Brunswick Records

Brunswick Records is a record label based in the United States.


Company formation / promotion

Its beginnings, the company had yet. , A subsidiary of Brunswick- Balke - Collender Company, later Brunswick Corporation, a manufacturer of sports equipment primarily This company began in 1916 with the first production of phonograph before they began marketing their first recordings. These were launched only in small quantities and only sold in Canada.

In January 1920, a new edition of Brunswick Records was launched in the U.S. and Canada. The parent company marketed the company very intense and as the company grew in just a few years to become one of the biggest record labels in the United States. 1925 took over Brunswick Vocalion Records, which was particularly known for his blues and jazz recordings. Together with the Victor Talking Machine Company and Columbia Records Brunswick Records counted among the so-called "Big Three" in the plate business.

Brunswick published in the 1920s, almost all styles of music, there was. In addition to jazz artists such as Al Jolson, Isham Jones, Ben Bernie and Abe Lyman had also classical orchestras such as the New York String Quartet, the Cleveland Orchestra and the New York Philharmonic under contract. Also, folk and old-time musicians like Frank Ferera, Buell Kazee, Dock Boggs, Mac and Bob, Vernon Dalhart, Lowe Stokes and Hoke Rice took on Brunswick plates. Less successful, the label was in the blues, although any other company called at that time was to record "race records", aimed specifically at the African American market. One of the few black groups in Brunswick were Andrew & Jim Baxter.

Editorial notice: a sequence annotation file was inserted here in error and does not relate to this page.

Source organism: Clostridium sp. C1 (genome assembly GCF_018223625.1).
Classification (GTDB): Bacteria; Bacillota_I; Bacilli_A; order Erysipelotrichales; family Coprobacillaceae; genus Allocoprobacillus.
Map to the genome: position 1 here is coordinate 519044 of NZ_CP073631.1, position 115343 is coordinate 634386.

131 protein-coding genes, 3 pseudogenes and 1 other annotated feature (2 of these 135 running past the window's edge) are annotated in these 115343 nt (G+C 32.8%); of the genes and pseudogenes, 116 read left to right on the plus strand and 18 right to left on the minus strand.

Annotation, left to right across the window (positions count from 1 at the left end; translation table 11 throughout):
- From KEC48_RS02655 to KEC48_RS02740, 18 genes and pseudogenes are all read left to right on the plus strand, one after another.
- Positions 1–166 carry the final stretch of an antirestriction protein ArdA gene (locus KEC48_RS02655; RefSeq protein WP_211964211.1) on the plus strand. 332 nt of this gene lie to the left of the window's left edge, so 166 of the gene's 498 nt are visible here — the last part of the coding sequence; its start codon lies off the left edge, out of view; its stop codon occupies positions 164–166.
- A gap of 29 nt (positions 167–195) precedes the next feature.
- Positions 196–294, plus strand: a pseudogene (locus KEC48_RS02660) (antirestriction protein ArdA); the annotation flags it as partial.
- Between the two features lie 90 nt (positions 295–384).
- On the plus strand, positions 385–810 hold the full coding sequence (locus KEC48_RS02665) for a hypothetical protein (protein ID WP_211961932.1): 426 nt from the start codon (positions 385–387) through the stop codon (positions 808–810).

1926 joined the German Polyphonic Werke AG a contract with Brunswick Records on the exchange of licenses and matrices. Subsequently, plates appeared in Germany in particular with American jazz music under the trademark Brunswick- Balke, Brunswick Balcolco or Brunswick -Ba- Co. The German Patent Office rejected the word " Brunswick " without additives until 1930, because the name of a city should be freely available. Only then the label has been approved as a " traffic- known ".

Subsidiary of Warner Brothers

In April 1930, the Brunswick Corporation sold the company Brunswick Records to Warner Brothers, who hoped to be able to cope with the transition to the talkies better with the company. Under Warner Brothers a number of famous artists has been committed, including Noah Beery, Charles King, J. Harold Murray and Bing Crosby, who quickly became the biggest star of the label.

Leased to various businesses

Due to technical problems and the slump in sales as a result of depression Brunswick Records was leased to the American Record Corporation ( ARC) in December 1931. The figures continued to deteriorate and so the company was forced to the insolvent British subsidiary Brunswick Limited to sell to Decca Records.

1939 ARC was taken over by the well-known media company CBS. This ceased production of the Brunswick label in 1940. This, and not in accordance with the lease sales figures led to the dissolution of the lease agreement between Warner Brothers and ARC, or CBS. As a result, the label was sold to Decca Records USA, at the Warner Brothers was also involved.

Subsidiary of Decca Records

1944 Decca revived the Brunswick label again, mainly through new editions of earlier successes, notably Bing Crosby's hits from 1931 and jazz music of the 1920s.

Since Decca Records USA only had the naming rights to Decca in the United States, one published after the Second World War outside the U.S. under the labels Brunswick Records. Starting in 1962, became the American Decca Records Inc., a division of MCA Inc., which in 1968, the label Brunswick Records and Coral Records united under the new label MCA Records.

Notable artists who were at Brunswick 1916-1940 under contract are:

Furthermore, played Brunswick in the 1950s an important role in rock'n'roll. Some of these artists were: